Part 2 in my modern wound care series. See part 1, on the latest advice for cleaning a wound, here.
How many cuts and scrapes have you gotten in your life? Probably quite a few. Yet, to this day, do you know whether it’s better to keep a wound covered or let it air out?
Simple wound-care questions like that have left even doctors debating the answers. So earlier this year, an article in American Family Physician, the journal of the American Academy of Family Physicians, offered some answers. For the article, three researchers from Thomas Jefferson University looked at a number of studies on wound care and formulated guidelines based on the findings. Here are some highlights.
1. Can I get my stitches wet?
It turns out getting your stitches wet is not as big a deal as we once thought. In one study cited in the article, people who got their sutured wounds wet within 12 hours had no more infections than people who kept their wounds dry for 48 hours. In another study, washing a wound within 24 hours didn’t result in infection or the stitches tearing open.
But I think the studies left out a couple of variables. I think it’s more how the wound gets wet that matters. Good, clean water may be fine, but I would definitely avoid contaminating it with dirty water. For instance, taking a bath or shower and patting the wound dry afterwards may well be okay, but not swimming in a lake.
The other variable is how long you can keep it wet. Even with these studies, I’d be hesitant keep it soaking wet for more than a very few minutes because the sutures could tear.
2. Should I air the wound out?
Basically, the studies indicate wounds heal faster if they stay slightly wet in their own tissue fluids. Drying causes scabbing and dehydration of the tissue cells, which delays healing slightly.
But be sure to know that what they’re referring to here is the actual wound and not the uninjured tissue around it. In my opinion, you should try to keep the uninjured skin dry so it won’t macerate (soften) so much the sutures may tear.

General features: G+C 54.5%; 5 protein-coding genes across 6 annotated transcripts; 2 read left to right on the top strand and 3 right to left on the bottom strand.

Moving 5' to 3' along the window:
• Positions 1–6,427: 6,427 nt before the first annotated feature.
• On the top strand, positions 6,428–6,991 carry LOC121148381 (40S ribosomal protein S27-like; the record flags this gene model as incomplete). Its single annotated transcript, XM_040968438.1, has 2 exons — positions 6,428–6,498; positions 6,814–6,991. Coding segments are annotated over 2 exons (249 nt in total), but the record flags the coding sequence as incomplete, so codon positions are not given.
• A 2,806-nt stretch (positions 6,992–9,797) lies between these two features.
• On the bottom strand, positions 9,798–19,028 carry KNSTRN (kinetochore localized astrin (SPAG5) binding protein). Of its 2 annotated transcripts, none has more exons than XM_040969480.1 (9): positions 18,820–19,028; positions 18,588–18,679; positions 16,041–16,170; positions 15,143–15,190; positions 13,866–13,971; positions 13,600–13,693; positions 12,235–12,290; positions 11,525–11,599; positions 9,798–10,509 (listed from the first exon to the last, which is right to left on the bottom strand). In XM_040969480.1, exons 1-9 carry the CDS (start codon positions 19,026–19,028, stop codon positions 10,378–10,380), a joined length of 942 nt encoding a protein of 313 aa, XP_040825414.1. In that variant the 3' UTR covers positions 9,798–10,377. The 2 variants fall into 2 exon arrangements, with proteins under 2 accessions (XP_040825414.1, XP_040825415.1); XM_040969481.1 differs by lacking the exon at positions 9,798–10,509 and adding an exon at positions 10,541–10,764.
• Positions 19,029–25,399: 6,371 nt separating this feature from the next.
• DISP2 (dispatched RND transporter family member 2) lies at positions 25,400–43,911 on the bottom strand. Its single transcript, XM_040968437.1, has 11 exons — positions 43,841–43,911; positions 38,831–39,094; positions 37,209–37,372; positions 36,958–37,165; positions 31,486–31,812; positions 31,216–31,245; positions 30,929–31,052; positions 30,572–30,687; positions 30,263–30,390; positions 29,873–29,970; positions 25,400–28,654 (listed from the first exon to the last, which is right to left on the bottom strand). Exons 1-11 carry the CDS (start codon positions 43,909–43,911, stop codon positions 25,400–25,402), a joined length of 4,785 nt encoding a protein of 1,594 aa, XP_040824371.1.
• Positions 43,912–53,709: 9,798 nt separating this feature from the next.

So, to me, yes, it’s a good idea to keep the wound moist enough that a big scab won’t form, but airing it out for a few minutes might keep the uninjured areas dry.
I don’t really see drying out a wound as much of a problem in a nicely sutured, non-oozing wound. I think the tissue fluids come more into play with large wounds and scrapes, and particularly with deep burns. In any of those, you might cover the actual wound with a nonstick dressing, customizing it to the size of the wound. Then put a layer of gauze that’s not moisture proof on top. Then tape.
If the dressing gets wet externally, change it since this outside moisture may macerate the uninjured skin. Even if the dressing stays dry, change it once a day so you can check on the wound for signs of infection.
Of course, one other purpose of the dressing is to protect the injured area and keep it clean.
3. Should I always use antibiotic ointment?
The review found evidence that over-the-counter antibacterial ointments may prevent infection, especially in wounds that you deem a bit dirty (even if you’ve cleaned them well). However, the incidence of infection is pretty low in wounds caused by a clean cut that are not too deep, whether you use ointment or not.
What’s been your experience?
This has been part 2 in my modern wound care series. Click here for part 1, “Advanced Wound Cleaning: Beyond the Paper Cut.”